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Author Notes:

Correspondence to Zion Tsz Ho Tse, ziontse@uga.edu, The University of Georgia, College of Engineering, 597 D.W. Brooks Drive, Athens, GA 30602, Telephone: 706-542-4189, Fax: 706-542-8806.

Disclosures: None.


Research Funding:

NIH R03 EB013873-01A1


  • Science & Technology
  • Life Sciences & Biomedicine
  • Cardiac & Cardiovascular Systems
  • Radiology, Nuclear Medicine & Medical Imaging
  • Cardiovascular System & Cardiology
  • electrocardiogram
  • interventional magnetic resonance imaging
  • magnetic resonance imaging
  • stroke volume

Continuous Rapid Quantification of Stroke Volume Using Magnetohydrodynamic Voltages in 3T Magnetic Resonance Imaging


Journal Title:

Circulation: Cardiovascular Imaging


Volume 8, Number 12


Type of Work:

Article | Post-print: After Peer Review


Background: To develop a technique to non-invasively estimate Stroke Volume (SV) in real-time during Magnetic Resonance Imaging (MRI) guided procedures, based on induced Magnetohydrodynamic Voltages (VMHD) that occur in Electrocardiogram (ECG) recordings during MRI exams, leaving the MRI scanner free to perform other imaging tasks. Due to the relationship between blood-flow (BF) and VMHD, we hypothesized that a method to obtain SV could be derived from extracted VMHD vectors in the Vectorcardiogram frame-of-reference (VMHDVCG). Methods and Results: To estimate a subject-specific BF-VMHD model, VMHDVCG was acquired during a 20-second breath-hold and calibrated versus aortic BF measured using Phase Contrast Magnetic Resonance (PCMR) in 10 subjects (n=10) and one subject diagnosed with Premature Ventricular Contractions (PVCs). Beat-to-Beat validation of VMHDVCG derived BF was performed using Real-Time Phase Contrast (RTPC) imaging in 7 healthy subjects (n=7) during a 15 minute cardiac exercise stress tests and 30 minutes after stress relaxation in 3T MRIs. Subject-specific equations were derived to correlate VMHDVCG to BF at rest, and validated using RTPC. An average error of 7.22% and 3.69% in SV estimation, respectively, was found during peak stress, and after complete relaxation. Measured beat-to-beat blood flow time-history derived from RTPC and VMHD were highly correlated using a Spearman Rank Correlation Coefficient during stress tests (0.89) and after stress relaxation (=0.86). Conclusions: Accurate beat-to-beat SV and BF were estimated using VMHDVCG extracted from intra-MRI 12-lead ECGs, providing a means to enhance patient monitoring during MR imaging and MR-guided interventions.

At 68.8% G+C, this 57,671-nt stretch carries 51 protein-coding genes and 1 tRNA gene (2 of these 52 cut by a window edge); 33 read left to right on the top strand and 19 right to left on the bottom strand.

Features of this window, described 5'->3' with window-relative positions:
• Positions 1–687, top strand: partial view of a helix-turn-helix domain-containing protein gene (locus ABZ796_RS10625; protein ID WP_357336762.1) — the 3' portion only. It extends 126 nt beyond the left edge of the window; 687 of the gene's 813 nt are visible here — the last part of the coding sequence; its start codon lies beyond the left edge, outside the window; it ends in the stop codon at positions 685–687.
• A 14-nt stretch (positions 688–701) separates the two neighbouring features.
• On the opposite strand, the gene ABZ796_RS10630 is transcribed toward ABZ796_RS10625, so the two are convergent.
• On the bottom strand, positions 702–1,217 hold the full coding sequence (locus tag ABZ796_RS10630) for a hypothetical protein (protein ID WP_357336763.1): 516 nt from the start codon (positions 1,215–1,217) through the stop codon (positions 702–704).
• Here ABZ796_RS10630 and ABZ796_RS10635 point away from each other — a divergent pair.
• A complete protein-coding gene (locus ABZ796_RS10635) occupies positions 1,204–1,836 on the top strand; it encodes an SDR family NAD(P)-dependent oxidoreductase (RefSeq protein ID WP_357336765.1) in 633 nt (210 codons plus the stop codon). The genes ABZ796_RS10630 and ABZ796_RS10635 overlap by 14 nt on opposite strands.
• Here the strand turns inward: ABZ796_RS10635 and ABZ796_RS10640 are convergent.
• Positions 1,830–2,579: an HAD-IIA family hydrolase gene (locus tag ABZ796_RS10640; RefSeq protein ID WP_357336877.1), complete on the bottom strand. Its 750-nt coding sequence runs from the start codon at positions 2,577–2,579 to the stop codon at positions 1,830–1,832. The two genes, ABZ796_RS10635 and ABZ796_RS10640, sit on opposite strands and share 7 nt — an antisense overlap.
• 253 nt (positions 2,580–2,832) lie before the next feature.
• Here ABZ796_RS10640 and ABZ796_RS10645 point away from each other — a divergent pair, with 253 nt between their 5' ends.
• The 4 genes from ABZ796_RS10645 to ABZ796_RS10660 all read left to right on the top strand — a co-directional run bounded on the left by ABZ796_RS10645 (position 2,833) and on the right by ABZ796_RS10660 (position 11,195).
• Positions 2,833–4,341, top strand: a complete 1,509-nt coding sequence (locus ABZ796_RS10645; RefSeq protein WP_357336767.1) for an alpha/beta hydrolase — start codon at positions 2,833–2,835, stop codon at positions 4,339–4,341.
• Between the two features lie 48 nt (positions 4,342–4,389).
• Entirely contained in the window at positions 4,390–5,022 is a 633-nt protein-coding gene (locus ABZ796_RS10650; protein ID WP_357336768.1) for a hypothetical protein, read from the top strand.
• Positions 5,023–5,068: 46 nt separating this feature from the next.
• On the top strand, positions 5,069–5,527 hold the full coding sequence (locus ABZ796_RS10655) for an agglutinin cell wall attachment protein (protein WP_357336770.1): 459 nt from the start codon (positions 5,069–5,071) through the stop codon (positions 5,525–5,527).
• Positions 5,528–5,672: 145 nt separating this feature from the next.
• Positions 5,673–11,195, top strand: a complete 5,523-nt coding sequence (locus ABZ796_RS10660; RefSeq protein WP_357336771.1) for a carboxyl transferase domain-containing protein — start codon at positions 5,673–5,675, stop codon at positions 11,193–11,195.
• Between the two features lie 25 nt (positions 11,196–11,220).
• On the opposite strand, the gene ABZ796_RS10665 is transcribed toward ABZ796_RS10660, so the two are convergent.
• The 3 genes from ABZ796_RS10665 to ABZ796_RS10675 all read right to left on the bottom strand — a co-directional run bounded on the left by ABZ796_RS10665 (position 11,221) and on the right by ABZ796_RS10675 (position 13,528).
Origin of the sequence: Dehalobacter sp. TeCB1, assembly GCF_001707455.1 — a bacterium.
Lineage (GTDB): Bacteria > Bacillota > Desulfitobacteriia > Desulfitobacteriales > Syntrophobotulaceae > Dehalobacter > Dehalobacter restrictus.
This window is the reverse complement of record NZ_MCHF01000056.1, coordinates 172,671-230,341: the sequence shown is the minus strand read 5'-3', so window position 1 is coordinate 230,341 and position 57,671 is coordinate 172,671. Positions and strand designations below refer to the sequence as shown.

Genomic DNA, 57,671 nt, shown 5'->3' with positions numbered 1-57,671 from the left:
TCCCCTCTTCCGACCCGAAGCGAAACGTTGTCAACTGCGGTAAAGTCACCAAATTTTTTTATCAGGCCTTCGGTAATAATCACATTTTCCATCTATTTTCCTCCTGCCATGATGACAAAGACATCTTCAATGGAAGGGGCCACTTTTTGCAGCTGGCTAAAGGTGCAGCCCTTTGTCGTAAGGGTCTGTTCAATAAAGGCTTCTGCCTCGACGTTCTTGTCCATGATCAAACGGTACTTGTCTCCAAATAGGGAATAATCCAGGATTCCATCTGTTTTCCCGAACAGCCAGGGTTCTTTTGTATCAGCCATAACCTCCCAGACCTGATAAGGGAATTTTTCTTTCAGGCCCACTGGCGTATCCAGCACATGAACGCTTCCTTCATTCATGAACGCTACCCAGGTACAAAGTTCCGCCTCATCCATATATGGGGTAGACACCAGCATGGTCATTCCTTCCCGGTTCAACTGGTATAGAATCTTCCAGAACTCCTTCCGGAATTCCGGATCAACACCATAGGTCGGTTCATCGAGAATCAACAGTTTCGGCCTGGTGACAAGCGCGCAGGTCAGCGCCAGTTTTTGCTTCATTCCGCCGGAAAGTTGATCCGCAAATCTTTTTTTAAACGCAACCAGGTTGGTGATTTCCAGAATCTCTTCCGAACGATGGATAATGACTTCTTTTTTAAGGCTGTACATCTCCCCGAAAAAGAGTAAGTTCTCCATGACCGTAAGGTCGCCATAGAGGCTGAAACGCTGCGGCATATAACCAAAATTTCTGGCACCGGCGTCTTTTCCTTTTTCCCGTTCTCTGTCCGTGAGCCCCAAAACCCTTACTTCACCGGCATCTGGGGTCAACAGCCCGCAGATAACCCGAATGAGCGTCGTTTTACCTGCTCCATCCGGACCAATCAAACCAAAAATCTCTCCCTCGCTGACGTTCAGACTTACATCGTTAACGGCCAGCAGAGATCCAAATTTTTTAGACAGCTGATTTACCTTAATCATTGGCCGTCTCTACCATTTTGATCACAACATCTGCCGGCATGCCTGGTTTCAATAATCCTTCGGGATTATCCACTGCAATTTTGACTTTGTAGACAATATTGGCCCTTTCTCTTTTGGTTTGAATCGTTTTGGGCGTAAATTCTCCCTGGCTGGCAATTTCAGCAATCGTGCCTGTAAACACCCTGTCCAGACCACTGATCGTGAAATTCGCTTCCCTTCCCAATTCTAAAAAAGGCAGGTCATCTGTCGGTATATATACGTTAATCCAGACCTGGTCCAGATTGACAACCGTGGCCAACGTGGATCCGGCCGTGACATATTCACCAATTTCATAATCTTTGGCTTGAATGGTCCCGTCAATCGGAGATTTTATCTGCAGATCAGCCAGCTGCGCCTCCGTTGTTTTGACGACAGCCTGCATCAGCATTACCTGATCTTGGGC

Copyright information:

© 2015 American Heart Association, Inc.

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